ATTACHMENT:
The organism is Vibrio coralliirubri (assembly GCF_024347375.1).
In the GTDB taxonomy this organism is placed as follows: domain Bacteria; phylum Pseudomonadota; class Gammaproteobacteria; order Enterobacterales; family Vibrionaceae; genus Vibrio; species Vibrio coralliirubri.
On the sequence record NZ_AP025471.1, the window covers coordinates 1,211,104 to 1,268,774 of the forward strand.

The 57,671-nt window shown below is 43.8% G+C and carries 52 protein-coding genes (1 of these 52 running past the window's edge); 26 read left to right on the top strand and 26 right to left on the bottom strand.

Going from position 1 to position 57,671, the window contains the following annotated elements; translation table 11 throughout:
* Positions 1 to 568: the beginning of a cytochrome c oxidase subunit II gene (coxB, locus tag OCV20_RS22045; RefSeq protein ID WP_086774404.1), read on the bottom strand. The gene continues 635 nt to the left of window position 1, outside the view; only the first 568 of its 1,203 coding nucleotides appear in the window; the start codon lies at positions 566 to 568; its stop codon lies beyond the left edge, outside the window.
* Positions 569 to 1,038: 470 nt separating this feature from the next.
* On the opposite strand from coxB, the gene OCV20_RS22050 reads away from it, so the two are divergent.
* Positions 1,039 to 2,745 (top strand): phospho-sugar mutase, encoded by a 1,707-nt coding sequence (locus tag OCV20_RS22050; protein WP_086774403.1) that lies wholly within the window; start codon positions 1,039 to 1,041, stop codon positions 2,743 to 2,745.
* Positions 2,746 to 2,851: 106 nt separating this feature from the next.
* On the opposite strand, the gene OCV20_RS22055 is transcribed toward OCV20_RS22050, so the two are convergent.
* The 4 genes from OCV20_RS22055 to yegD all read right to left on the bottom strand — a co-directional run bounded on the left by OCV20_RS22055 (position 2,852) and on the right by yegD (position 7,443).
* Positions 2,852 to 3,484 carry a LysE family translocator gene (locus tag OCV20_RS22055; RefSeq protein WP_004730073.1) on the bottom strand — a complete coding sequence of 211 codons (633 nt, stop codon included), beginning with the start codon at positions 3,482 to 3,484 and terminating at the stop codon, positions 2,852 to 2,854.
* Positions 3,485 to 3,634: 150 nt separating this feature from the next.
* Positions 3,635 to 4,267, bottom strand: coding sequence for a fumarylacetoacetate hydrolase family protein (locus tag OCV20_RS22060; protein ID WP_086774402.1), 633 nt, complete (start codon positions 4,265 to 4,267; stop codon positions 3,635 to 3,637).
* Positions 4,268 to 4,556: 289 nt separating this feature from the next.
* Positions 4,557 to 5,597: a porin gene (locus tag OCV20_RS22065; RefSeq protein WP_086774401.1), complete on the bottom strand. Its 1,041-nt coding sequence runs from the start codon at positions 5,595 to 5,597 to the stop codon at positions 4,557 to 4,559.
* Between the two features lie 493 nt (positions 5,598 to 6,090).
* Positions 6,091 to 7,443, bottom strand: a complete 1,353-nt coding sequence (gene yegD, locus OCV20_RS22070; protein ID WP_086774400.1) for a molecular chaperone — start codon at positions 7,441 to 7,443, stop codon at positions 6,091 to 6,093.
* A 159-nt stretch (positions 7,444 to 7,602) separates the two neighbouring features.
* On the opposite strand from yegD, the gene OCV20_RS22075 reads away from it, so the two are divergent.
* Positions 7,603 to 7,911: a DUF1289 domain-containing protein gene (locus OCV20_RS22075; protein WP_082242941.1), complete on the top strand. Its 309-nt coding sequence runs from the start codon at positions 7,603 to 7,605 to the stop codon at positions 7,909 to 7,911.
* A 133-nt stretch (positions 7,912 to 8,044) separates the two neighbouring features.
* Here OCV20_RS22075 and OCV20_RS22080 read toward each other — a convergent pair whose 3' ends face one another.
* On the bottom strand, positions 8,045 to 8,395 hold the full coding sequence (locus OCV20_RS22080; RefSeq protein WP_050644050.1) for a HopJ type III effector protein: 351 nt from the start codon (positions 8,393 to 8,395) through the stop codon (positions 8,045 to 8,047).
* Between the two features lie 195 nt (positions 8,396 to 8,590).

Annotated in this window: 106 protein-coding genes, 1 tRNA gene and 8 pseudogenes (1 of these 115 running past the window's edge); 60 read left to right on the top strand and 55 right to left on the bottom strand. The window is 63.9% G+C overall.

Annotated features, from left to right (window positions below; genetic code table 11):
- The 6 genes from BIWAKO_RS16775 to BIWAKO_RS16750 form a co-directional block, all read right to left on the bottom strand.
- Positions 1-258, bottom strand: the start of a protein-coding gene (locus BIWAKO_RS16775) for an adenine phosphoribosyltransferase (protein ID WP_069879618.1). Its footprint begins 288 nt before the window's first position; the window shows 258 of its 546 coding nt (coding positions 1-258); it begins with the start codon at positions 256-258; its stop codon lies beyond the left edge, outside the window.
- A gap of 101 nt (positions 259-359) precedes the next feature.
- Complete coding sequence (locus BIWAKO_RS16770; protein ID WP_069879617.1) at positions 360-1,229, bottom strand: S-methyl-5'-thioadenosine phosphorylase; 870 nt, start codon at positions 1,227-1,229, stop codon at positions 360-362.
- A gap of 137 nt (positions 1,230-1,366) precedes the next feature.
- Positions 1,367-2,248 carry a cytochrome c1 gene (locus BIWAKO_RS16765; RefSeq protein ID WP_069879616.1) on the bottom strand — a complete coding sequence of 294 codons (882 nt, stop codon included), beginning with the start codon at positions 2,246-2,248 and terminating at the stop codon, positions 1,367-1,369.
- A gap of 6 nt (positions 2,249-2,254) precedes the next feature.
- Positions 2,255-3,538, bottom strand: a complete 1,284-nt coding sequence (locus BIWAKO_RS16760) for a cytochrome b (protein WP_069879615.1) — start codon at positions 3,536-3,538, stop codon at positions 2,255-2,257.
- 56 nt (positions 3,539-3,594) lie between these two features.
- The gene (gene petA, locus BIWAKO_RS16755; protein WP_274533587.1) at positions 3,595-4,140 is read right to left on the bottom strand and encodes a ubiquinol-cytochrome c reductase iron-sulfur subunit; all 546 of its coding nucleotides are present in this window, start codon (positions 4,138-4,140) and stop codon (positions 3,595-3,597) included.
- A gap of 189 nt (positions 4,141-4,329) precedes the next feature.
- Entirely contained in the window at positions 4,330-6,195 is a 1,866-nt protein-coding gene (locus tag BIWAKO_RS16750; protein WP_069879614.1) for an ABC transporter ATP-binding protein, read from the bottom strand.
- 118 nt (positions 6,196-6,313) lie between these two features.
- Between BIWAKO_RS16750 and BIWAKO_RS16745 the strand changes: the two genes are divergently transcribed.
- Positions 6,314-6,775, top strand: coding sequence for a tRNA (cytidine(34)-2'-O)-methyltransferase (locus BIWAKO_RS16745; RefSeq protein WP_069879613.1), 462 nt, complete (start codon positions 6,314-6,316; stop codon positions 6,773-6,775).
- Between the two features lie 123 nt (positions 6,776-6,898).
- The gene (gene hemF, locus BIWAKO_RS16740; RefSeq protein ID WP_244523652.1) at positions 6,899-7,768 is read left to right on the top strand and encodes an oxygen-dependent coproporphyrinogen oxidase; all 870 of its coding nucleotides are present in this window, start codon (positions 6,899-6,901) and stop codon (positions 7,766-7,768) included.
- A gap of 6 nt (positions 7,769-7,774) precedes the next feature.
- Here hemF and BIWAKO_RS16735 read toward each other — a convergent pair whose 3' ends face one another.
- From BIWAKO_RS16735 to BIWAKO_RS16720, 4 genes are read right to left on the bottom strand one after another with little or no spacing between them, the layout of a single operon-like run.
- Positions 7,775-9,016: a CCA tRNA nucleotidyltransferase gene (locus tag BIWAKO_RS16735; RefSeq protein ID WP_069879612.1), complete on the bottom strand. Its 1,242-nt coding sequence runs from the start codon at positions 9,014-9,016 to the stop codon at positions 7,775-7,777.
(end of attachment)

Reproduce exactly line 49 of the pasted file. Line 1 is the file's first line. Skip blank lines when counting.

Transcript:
- Positions 7,775-9,016: a CCA tRNA nucleotidyltransferase gene (locus tag BIWAKO_RS16735; RefSeq protein ID WP_069879612.1), complete on the bottom strand. Its 1,242-nt coding sequence runs from the start codon at positions 9,014-9,016 to the stop codon at positions 7,775-7,777.